The Greens are proposing every Kiwi has at least $325 a week to live on, paid for by the Government if they can’t earn it elsewhere.
And they want to pay for it by introducing wealth taxes and two new high-income tax brackets.
“For the past 30 years, Aotearoa’s social safety net has trapped people in poverty, by keeping support payments too low and creating complex barriers to getting support,” co-leader Marama Davidson said on Sunday.
“This means people who are out of work, students, single parents, and those with health conditions and disabilities are often under financial stress with few options to improve their lives – especially as housing costs continue to increase.”
The ‘Guaranteed Minimum Income’ (GMI) policy will ensure everyone out of full-time work will have at least $325 a week. At present, the unemployment benefit can be as low as $175.48 after tax.
Solo parents will get an extra $110 for a minimum income of $435 – about $60 higher than the present minimum rate. Davidson’s predecessor Metiria Turei famously resigned in 2017 after admitting as a young solo mother in the 1990s, she’d cheated the system to get more money.
The GMI would “replace all working-age benefits, including the student allowance”, Davidson said.
“If you’re one of the increasing number who work part-time – you would still get help. And if you’ve got kids or live with a disability, you’ll get more. So you don’t have to make the impossible choice between rent, power and groceries.”
On top of this, the party wants to replace the Working For Families (WFF) tax credits – which have been criticised as discriminating against sole parents unable to work full-time – with a ‘Family Support Credit’ of $190 a week for the first child, and $120 for each of their younger siblings. The abatement threshold would be higher than it presently is for WFF, and payments would reduce at a lower rate as people’s incomes rose.
These payments would be on top of the $110 a week solo parents are eligible for, “to recognise the incredibly difficult task of raising children on a single income”.
The Greens are also proposing to raise the Best Start payment – currently $60 a week for children under one – to $100 a week for three years.
“That’s nappies, car seats and even bigger baby clothes,” Davidson said.
Another big-spending promise is reforming ACC from being the ‘Accident Compensation Corporation’ to an ‘Agency for Comprehensive Care’ that would ensure people still have incomes regardless of why they’re off work – accident or illness.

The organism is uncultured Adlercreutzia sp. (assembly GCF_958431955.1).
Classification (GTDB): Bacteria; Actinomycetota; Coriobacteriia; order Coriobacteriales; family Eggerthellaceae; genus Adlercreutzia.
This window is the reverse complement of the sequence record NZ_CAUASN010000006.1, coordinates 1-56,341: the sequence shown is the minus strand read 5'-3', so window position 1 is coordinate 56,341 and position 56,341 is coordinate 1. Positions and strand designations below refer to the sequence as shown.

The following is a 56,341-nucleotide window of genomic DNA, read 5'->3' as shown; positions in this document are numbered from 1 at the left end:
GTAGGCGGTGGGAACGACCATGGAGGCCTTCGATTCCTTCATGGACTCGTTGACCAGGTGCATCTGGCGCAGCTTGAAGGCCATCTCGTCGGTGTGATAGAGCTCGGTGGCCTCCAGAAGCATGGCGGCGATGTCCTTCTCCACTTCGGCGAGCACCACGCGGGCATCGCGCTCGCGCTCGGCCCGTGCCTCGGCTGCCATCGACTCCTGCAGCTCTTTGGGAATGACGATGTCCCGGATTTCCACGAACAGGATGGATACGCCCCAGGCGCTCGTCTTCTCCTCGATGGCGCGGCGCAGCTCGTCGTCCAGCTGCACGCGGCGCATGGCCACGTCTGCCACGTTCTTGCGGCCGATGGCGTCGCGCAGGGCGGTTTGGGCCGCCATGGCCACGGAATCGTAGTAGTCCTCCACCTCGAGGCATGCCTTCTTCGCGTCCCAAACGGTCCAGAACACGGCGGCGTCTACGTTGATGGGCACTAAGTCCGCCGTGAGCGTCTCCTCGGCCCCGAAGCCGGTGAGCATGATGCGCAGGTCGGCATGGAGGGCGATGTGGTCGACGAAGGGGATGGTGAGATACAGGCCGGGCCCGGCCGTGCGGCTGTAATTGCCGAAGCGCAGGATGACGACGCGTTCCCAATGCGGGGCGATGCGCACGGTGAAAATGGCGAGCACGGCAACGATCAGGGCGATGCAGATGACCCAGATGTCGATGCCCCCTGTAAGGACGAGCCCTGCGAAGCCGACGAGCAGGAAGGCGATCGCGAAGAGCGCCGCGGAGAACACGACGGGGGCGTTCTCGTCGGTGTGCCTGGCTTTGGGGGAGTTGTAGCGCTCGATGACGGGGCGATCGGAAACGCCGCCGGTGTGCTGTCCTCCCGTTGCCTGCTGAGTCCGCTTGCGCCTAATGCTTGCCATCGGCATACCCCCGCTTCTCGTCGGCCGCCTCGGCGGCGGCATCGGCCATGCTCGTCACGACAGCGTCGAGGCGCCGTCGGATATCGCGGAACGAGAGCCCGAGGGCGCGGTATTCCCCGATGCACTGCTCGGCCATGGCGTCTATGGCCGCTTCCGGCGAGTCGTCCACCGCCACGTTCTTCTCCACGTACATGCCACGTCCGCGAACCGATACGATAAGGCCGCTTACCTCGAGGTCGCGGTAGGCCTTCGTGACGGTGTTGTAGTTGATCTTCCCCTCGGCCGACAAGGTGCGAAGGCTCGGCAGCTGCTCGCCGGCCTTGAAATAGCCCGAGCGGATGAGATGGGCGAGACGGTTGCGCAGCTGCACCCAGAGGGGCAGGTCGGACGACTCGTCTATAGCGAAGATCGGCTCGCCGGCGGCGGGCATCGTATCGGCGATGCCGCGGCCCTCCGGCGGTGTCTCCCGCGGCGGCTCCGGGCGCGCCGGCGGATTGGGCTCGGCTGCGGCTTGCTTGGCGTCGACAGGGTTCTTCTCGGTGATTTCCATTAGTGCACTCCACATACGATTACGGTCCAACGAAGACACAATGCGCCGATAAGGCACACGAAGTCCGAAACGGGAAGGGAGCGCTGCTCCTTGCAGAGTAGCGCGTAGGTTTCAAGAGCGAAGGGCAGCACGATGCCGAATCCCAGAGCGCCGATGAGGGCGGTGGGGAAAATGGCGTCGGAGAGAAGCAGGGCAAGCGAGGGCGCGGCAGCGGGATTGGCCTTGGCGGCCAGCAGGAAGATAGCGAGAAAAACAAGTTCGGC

“Gone will be the days when people are asked to provide humiliating proof again and again,” Davidson said.
Also, the party says it will get rid of the starting rate many young employees are paid, below the minimum wage, and guarantee minimum wage increases annually – once the economy has recovered from the impact of COVID-19.
How they plan to pay for all this
Davidson is blunt about who will foot the bill for the pricey proposals – the rich.
“We have enough for everyone to live with dignity, but the system is rigged so a few have more than they will ever need, while far too many will always struggle. It is time to change this.”
The party will start with two new income tax brackets – 37 percent at $100,000 and 42 percent at $150,000 – which will raise $1.3 billion a year.
But as learned in recent years, many Kiwis have been able to generate incomes through untaxed capital gains and tax avoidance. The Greens want to hit the richest 6 percent with wealth taxes.
“Those who have large amounts of wealth are not asked to contribute to help everyone else. This hole in the tax system has allowed most of Aotearoa’s wealth to accumulate with a small number of people.”
Statistics NZ in 2018 said the wealth of the bottom 40 percent of Kiwis hadn’t changed in years, while the wealthiest 20 percent saw their fortunes skyrocket.
An Oxfam report, also in 2018, found 1 percent of New Zealanders had hoarded 28 percent of new wealth generated the previous year – while the poorest 30 percent only got 1 percent of it.
The Greens are calling for a 1 percent tax on net assets over $1 million and 2 percent over $2 million. Housing wealth under a mortgage wouldn’t count, nor would “normal household goods worth less than $50,000”, including vehicles.
The party says this would raise $7.9 billion in its first year, “covering the GMI’s costs”.
Davidson said the COVID-19 epidemic, which saw the livelihoods of many Kiwis unused to requiring Government assistance saved through the wage subsidy, shows “we never know when we might need help, and when we ask for it, it should be there”.
“When someone reaches out, our first response should be to help – not to interrogate them, or demand that they prove their desperation. Because when a family member turns up at the door, you don’t ask for receipts or question why they’re there. You put the kettle on, give them a kai and you show manaaki.”